Who We Are

Chelsea District Library (CDL) is a not-for-profit organization whose mission is to Engage, Inspire, and Equip through evolving services and resources. CDL currently serves 16,126 residents in the Chelsea library district—City of Chelsea, Lyndon and Sylvan Townships, and the portions of Lima and Dexter Townships within the Chelsea School District. CDL is an access point for the internet and information including: books, magazines, DVDs, CDs, audiobooks, e-books, streaming content, subscription databases, toys & tools in the CDL Garage, and the Ingenuity Engine (a creative Makerspace). As a community gathering place, Chelsea District Library strives to present timely, interesting, and high-quality programs and events to educate, entertain, and enrich the Chelsea community, schools, and stakeholders.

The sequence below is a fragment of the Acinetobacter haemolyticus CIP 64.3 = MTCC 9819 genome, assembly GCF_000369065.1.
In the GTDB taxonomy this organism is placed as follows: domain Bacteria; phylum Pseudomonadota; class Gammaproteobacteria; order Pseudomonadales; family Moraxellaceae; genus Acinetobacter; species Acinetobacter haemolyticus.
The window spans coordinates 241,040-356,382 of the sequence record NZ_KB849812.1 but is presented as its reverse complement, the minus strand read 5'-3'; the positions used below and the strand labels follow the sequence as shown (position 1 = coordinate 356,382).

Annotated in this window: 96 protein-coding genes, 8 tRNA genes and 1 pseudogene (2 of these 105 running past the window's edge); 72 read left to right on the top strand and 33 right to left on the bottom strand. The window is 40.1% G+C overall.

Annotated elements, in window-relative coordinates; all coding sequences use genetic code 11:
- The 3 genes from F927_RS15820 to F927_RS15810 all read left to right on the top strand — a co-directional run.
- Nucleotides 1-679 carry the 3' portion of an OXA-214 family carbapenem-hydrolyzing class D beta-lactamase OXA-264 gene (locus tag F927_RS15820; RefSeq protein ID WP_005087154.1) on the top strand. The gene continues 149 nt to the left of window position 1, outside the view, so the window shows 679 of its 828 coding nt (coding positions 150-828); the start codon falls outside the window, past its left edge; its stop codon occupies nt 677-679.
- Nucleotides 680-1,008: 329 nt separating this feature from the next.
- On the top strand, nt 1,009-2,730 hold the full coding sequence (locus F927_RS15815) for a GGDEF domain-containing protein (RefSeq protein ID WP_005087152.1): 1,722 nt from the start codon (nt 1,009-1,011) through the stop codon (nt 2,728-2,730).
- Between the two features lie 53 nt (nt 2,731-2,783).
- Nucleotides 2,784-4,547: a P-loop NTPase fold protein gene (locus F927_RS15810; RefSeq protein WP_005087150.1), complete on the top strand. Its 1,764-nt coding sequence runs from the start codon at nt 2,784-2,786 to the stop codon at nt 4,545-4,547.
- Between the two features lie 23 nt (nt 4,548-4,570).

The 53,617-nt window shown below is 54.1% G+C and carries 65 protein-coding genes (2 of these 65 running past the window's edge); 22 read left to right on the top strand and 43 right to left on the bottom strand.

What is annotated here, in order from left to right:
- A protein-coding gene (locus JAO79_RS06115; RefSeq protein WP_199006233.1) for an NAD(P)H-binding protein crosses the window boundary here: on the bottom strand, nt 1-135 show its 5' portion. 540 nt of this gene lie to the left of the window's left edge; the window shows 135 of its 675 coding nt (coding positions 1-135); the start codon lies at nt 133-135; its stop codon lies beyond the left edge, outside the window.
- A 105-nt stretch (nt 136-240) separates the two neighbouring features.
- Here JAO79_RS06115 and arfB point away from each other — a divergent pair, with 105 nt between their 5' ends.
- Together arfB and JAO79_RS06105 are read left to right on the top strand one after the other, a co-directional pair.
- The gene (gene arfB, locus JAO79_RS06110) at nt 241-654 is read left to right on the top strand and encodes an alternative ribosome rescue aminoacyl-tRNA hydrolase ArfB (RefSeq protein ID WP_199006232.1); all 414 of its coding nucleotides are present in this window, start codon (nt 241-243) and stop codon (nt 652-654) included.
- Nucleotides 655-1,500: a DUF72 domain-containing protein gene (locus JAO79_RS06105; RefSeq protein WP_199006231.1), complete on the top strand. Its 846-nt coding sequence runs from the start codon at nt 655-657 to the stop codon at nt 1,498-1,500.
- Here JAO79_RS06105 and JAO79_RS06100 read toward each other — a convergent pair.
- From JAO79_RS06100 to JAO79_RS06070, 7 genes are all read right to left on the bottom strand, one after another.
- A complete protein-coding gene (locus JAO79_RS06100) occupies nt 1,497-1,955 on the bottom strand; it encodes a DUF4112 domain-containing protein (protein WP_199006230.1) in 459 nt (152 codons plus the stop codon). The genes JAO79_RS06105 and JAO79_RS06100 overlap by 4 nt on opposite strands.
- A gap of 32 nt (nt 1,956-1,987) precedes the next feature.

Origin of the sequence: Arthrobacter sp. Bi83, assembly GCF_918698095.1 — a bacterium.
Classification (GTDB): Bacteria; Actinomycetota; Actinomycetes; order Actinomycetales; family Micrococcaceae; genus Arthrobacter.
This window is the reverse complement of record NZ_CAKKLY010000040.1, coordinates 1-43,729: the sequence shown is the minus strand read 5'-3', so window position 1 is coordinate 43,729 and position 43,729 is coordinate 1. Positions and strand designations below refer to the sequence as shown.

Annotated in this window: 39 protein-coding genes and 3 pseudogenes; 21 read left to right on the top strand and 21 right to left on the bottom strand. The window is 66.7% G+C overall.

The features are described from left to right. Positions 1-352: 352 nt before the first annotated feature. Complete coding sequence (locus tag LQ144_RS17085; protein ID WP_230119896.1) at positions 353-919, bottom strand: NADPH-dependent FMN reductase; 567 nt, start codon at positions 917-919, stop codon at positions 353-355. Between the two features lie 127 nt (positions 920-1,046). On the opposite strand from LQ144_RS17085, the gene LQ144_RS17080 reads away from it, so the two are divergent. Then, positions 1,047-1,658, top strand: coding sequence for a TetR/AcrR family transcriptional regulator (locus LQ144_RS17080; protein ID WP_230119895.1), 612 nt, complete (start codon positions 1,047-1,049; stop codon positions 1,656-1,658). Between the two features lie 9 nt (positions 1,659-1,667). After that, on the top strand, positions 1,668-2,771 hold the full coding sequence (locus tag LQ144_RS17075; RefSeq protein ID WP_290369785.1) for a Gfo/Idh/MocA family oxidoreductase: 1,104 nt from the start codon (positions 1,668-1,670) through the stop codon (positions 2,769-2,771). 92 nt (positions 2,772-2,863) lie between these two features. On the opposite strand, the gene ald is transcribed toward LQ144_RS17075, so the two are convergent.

Library Board of Trustees | Staff

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Mission Statement / Strategic Plan

Chelsea District Library Strategic Plan 2024–28
View the Chelsea District Library Strategic Plan 2024–2028

Chelsea District Library Mission Statement

The mission of the Chelsea District Library is to engage, inspire and equip through evolving services and resources.

Chelsea District Library Vision Statement, 2020
The vision of the Chelsea District Library  is to be a vibrant hub bringing together and enriching all communities

Chelsea District Library Core Values

  • Equal, uncensored access
  • High quality resources
  • A safe, secure environment for all library visitors
  • Privacy and confidentiality
  • Fiscal integrity and accountability